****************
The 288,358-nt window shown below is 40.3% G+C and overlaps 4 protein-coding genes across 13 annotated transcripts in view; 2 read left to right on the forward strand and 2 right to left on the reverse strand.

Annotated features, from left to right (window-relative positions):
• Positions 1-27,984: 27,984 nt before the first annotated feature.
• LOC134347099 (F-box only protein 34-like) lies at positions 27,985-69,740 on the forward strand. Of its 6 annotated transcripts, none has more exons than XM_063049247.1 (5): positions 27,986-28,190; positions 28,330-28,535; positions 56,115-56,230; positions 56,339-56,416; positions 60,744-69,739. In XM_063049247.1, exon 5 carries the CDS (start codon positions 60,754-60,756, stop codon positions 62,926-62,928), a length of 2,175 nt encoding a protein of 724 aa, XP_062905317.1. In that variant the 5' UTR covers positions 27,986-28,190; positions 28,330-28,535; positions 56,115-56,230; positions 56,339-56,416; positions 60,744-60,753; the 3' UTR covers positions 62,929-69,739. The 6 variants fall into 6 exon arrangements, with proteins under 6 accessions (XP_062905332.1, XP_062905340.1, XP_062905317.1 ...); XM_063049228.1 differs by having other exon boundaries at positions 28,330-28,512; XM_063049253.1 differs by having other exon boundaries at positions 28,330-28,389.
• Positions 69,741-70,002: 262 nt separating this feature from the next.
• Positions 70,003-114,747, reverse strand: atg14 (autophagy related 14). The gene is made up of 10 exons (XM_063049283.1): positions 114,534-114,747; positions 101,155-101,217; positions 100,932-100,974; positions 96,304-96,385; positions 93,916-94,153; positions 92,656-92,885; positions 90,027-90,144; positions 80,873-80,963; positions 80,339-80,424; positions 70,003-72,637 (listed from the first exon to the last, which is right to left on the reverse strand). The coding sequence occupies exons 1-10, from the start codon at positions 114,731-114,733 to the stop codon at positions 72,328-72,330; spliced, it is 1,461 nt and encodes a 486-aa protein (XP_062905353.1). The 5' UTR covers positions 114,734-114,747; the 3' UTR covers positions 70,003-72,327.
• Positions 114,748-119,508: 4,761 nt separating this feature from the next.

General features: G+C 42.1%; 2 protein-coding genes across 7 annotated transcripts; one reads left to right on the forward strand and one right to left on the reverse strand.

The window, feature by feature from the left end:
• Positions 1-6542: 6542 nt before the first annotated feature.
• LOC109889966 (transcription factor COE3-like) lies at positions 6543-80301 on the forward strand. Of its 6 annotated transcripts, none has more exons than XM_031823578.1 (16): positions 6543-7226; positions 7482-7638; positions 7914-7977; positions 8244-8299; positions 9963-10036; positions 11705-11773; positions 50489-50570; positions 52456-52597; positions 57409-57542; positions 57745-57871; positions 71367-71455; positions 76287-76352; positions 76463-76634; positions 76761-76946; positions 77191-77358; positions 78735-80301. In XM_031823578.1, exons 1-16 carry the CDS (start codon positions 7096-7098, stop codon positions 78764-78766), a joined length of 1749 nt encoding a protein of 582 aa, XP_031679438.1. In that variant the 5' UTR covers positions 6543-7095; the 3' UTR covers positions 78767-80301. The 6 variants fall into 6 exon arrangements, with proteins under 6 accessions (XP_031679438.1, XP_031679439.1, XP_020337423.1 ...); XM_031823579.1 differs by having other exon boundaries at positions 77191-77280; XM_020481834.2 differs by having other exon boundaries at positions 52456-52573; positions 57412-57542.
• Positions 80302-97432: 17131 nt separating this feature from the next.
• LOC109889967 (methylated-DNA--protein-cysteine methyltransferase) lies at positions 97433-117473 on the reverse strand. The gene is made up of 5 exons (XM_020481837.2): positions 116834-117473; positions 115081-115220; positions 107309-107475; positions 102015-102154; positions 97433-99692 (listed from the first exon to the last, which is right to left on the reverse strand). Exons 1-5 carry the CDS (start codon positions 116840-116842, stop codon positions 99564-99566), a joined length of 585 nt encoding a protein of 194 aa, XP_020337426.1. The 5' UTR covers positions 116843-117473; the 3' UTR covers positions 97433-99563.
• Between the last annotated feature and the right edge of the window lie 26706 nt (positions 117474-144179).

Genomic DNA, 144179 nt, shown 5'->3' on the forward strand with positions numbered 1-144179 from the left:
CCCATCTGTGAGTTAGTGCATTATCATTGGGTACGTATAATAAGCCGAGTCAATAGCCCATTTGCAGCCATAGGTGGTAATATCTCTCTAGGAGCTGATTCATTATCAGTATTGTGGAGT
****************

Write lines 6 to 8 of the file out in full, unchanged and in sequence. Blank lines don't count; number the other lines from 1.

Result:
• Positions 70,003-114,747, reverse strand: atg14 (autophagy related 14). The gene is made up of 10 exons (XM_063049283.1): positions 114,534-114,747; positions 101,155-101,217; positions 100,932-100,974; positions 96,304-96,385; positions 93,916-94,153; positions 92,656-92,885; positions 90,027-90,144; positions 80,873-80,963; positions 80,339-80,424; positions 70,003-72,637 (listed from the first exon to the last, which is right to left on the reverse strand). The coding sequence occupies exons 1-10, from the start codon at positions 114,731-114,733 to the stop codon at positions 72,328-72,330; spliced, it is 1,461 nt and encodes a 486-aa protein (XP_062905353.1). The 5' UTR covers positions 114,734-114,747; the 3' UTR covers positions 70,003-72,327.
• Positions 114,748-119,508: 4,761 nt separating this feature from the next.

General features: G+C 42.1%; 2 protein-coding genes across 7 annotated transcripts; one reads left to right on the forward strand and one right to left on the reverse strand.